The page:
The Bible puts it like this: “Once you were alienated from God and were enemies in your minds because of your evil behavior. But now he has reconciled you by Christ’s physical body through death to present you holy in his sight, without blemish and free from accusation,” (Colossians 1:21_22). The Bible tells us: “God demonstrates his own love for us in this: While we were still sinners, Christ died for us,” (Romans 5:8). This is grace: We are given forgiveness and love when we do not deserve them. In fact, we still do not deserve it, nor will we ever deserve it. Grace means that God has forgotten about my past sin, so I should too. The Apostle Paul said in Romans 8:1-2: “Therefore, there is now no condemnation for those who are in Christ Jesus, because through Christ Jesus the law of the Spirit of life set me free from the law of sin and death.”  Grace means that forgiveness and reconciliation with God have come, not based on what we have done, but on who God is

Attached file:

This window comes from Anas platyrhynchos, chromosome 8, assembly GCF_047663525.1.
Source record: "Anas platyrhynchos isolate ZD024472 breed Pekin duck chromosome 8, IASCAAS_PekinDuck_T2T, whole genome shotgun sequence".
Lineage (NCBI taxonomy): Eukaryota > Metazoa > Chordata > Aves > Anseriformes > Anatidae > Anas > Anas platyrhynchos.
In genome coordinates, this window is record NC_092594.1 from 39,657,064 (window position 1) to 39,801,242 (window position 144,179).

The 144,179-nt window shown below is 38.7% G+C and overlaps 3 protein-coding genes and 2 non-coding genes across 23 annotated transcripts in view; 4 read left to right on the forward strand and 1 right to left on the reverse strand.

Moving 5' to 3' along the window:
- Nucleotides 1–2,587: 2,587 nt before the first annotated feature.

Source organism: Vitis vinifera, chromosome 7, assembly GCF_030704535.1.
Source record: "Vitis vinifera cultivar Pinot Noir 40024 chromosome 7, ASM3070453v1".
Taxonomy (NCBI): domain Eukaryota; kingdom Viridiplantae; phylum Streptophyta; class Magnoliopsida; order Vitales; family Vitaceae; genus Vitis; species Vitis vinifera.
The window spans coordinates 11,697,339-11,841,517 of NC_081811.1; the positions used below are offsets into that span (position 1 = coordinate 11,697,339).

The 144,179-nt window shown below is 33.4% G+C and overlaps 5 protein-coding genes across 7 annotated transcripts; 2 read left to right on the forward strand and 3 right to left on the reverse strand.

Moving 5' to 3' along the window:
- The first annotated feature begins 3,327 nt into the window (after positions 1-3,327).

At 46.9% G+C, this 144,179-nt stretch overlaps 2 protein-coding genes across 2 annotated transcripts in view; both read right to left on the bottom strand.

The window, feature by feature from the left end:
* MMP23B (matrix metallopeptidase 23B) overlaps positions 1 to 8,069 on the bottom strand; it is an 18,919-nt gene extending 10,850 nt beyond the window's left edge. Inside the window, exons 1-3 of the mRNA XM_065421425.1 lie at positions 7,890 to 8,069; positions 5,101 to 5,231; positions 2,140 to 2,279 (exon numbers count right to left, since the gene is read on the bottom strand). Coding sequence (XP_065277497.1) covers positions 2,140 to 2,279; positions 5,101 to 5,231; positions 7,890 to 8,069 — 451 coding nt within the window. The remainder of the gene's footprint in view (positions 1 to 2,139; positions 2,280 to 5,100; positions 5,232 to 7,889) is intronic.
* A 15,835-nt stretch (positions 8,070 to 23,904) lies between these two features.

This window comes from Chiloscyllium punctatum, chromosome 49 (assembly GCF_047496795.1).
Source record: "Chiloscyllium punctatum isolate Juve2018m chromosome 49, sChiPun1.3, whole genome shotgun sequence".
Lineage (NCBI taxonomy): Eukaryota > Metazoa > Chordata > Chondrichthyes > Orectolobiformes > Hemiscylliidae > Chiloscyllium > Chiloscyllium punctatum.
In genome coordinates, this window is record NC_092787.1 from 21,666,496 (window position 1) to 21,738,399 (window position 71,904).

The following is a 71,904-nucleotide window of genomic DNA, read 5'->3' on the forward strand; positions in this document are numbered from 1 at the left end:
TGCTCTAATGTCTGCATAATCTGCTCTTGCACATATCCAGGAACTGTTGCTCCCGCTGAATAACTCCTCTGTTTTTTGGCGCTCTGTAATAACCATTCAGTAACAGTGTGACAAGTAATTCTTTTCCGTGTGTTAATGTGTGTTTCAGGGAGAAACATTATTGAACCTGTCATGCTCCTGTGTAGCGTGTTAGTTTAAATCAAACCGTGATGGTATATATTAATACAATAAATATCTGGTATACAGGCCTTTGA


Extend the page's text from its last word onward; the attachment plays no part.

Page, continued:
What should we know about this wonderful free expression of God’s love?

I.  Grace is the defining element of the Christian faith

A. Is Christianity really different?

Several years ago they held a symposium in Britain on comparative religions, with scholars from all around the world. They debated whether there was any belief, which was unique to the Christian faith. Was there anything there, which was not taught by the other great world religions? They discussed doctrines like the incarnation and the resurrection. But other religions spoke of gods appearing in human form and accounts of people returning after death, though they usually spoke of it in terms of reincarnation. C.S. Lewis wandered into the room as the debate was in full heat. He asked what all the arguing was about and was told that they were trying to discover if there was anything that was taught in Christianity that was not taught by other world religions. Lewis replied, “Oh, that’s easy. It’s grace.” There was some discussion about his remark, but finally the other scholars had to agree